I know some of you are waiting on the answer to the “What is it?” post. I have consulted with my expert friend and am eagerly awaiting her reply. Unfortunately, in my own research I found out that I may be wrong in what I believed it to be. The phrase ‘close but no cigar’ comes to mind. But, in any case, I am hoping to have an answer by tomorrow. In the meantime, enjoy the little fable dealing with ‘humility’.
The Fly in the Mail-Coach
A mail-coach, one hot summer’s day, was traveling along a very dusty road. There were several passengers all in a great hurry to get to their journey’s end, and the coach drove very fast. There was a clergy man going to preach his probation sermon the next day; there was a lawyer hastening to settle who had the best right to a great estate; and there was a young couple in a hurry to be married. Besides this there was a bag of letters, some on very urgent business, and some enclosing bank-notes to a considerable amount. So that, you see, what this coach carried was altogether of some importance.
In the coach, among the passengers, was a fly. Nobody observed this fly; he sometimes sat upon a gentleman’s hat, and sometimes upon a lady’s handkerchief, and sometimes in the shade upon the lining of the coach. But the fly was, in his own judgment, of more importance than all the rest; indeed he had so high a conceit of himself, that he absolutely forgot there was anybody else in the coach. He thought it a very nice thing to travel so fast without feeling fatigued, and he was in as great a hurry to get to London, which he had never seen, as any of the human passengers.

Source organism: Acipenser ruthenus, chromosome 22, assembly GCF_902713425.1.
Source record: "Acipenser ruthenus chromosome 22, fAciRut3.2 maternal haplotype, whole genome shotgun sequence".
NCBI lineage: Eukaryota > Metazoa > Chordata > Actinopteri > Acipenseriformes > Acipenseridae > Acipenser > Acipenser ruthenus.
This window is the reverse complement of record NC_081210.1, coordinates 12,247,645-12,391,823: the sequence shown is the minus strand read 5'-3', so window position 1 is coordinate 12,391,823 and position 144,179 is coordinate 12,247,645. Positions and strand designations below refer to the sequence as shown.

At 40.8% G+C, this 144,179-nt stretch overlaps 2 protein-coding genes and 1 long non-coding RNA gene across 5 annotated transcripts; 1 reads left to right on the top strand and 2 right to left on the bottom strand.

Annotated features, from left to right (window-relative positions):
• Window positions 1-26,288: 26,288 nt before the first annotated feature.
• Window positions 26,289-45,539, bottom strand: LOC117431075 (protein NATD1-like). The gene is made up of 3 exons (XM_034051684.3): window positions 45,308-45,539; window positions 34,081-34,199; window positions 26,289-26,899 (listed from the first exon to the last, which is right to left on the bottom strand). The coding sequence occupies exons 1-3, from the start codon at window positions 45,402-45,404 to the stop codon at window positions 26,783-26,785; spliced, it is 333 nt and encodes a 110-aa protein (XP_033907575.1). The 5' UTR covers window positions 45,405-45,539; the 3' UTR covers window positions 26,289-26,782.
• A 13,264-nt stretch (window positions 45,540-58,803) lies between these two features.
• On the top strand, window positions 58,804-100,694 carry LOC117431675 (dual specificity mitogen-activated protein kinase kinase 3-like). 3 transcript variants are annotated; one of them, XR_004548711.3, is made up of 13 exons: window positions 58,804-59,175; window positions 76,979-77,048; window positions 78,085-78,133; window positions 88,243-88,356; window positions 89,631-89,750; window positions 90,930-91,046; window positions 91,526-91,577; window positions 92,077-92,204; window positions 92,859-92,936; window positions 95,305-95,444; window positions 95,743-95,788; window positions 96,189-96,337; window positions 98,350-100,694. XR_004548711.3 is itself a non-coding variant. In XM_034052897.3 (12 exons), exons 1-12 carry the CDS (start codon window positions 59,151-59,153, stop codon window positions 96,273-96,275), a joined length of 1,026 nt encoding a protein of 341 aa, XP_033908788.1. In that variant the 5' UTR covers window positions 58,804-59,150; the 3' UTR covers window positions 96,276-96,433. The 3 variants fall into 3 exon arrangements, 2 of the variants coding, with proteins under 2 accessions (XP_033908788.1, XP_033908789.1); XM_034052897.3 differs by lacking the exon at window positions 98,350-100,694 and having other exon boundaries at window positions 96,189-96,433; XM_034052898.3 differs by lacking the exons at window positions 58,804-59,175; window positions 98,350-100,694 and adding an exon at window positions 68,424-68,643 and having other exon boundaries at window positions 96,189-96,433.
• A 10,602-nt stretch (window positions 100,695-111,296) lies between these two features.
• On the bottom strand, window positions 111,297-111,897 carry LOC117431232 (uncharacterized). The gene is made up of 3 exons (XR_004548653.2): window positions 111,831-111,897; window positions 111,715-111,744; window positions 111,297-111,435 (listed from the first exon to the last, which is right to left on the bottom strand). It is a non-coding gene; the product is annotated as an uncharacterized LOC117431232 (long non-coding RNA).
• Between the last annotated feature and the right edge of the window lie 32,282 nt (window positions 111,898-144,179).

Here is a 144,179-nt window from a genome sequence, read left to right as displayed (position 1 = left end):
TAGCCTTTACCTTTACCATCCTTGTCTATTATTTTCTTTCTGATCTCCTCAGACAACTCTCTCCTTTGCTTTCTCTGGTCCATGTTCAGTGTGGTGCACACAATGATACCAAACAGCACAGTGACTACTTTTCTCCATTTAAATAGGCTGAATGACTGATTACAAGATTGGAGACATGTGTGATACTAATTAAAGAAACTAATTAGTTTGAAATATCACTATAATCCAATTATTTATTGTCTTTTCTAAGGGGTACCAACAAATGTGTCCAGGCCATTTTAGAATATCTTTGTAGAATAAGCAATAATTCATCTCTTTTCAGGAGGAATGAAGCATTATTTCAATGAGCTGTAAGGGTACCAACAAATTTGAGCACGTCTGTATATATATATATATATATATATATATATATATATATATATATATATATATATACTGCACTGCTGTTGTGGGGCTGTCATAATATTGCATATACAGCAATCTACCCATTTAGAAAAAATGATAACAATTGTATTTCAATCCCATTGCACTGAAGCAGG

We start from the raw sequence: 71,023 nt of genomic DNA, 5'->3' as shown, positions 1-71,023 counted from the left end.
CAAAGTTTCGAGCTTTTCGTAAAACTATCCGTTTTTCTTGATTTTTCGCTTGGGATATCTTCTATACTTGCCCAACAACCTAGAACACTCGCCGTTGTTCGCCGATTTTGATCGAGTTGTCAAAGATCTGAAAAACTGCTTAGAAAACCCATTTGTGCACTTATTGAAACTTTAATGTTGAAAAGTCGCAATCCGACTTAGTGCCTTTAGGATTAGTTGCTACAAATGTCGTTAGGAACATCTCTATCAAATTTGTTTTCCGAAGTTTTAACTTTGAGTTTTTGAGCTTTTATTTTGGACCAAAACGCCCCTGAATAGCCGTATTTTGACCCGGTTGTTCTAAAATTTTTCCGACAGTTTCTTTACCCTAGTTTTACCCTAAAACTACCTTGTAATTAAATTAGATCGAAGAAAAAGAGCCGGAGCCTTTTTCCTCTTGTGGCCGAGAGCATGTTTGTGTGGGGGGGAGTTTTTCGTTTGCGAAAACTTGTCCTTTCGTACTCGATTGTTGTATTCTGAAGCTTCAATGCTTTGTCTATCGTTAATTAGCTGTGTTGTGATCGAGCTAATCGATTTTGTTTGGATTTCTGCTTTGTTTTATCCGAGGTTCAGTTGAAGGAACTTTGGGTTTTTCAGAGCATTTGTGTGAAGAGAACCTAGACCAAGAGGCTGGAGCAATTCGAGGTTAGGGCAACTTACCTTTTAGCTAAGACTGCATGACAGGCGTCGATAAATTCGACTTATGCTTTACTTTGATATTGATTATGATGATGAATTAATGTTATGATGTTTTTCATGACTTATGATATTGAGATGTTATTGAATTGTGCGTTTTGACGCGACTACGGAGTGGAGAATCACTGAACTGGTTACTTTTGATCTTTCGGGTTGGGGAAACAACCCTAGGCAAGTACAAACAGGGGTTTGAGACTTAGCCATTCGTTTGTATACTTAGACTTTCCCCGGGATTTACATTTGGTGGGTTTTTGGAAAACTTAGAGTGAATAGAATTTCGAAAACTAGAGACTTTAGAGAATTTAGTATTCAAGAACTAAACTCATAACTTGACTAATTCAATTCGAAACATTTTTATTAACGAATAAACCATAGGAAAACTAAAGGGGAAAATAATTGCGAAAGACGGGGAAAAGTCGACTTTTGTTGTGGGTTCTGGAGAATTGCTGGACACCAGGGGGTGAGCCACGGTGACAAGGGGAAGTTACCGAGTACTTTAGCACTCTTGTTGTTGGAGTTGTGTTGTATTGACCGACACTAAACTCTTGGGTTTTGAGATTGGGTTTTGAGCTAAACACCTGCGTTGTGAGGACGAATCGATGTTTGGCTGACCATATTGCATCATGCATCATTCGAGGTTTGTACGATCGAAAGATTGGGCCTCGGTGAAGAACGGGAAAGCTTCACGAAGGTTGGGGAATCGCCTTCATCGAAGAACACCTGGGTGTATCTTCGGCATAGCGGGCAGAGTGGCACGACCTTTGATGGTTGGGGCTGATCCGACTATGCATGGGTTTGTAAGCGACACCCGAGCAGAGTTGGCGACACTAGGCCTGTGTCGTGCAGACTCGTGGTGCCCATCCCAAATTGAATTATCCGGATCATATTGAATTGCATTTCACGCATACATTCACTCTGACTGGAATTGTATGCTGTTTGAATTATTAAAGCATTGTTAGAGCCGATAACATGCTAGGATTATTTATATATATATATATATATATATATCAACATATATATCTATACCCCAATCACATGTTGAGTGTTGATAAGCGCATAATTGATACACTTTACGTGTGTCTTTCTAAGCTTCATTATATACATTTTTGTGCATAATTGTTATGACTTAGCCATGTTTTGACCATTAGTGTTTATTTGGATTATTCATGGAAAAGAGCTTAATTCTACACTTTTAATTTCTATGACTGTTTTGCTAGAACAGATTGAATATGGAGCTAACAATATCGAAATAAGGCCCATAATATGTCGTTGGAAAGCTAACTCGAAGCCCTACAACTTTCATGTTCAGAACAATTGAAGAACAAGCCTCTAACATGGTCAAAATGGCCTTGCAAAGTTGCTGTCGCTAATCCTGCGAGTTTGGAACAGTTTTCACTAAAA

It happened, as they drove along at a great rate, that a large school of little gentlemen and ladies was walking along the causeway. It was a holiday; they had all been very good; they were dressed in their best clothes; and their school-mistress was taking them to a nice dairy-house, to treat them with syllabub and cheese-cakes. As the coach drove by, the wind set full in their faces, and the por children were almost blinded with the dust. The fly looked on very attentive at all that was passing.
“Upon my word,” said the fly, “I am very sorry for these children. I am quite grieved that I should incommode them thus. If I had not been so extremely in a hurry, I would really have desired the coachman to stop, till they were past. But a person of my consequence cannot pass through the world, however excellent his intentions may be, without frequently occasioning inconvenience to his inferiors.”
A pretty butterfly, who heard this self-conceited speech, could not help rebuking this coxcomb fly. “You insignificant little insect, do you think anybody here knows any thing about you? I dared not come into the coach, till I saw that there were no children in it, because nature has thought proper to adorn me with brilliant colours, which often bring on my ruin from naughty boys and girls, who do not recollect that a butterfly can feel. Bu you may go through the world unnoticed by anybody, unless it be by a spider. Do you think the coach goes one step the faster or slower, because we are in it? Take my word for it, my friend, that the most ridiculous creature in the universe, is he who entertains a big imagination of his own importance, that no one ever dreamed of but himself.”
The fly was so ashamed at this just rebuke from his brother insect, that he crept into a crevice made by a corner of the worsted-binding of the coach, and never showed himself any more, till he smelled the butchers’ shambles in Whitechapel, as he entered London from the east. Then he roused himself from his hiding-place, and flew away to his dinner.
The Book of Fables. Selections from Aesop, and Other Authors
by ed. Edward Baldwin
Published by Robert B. Collins, New York, 1854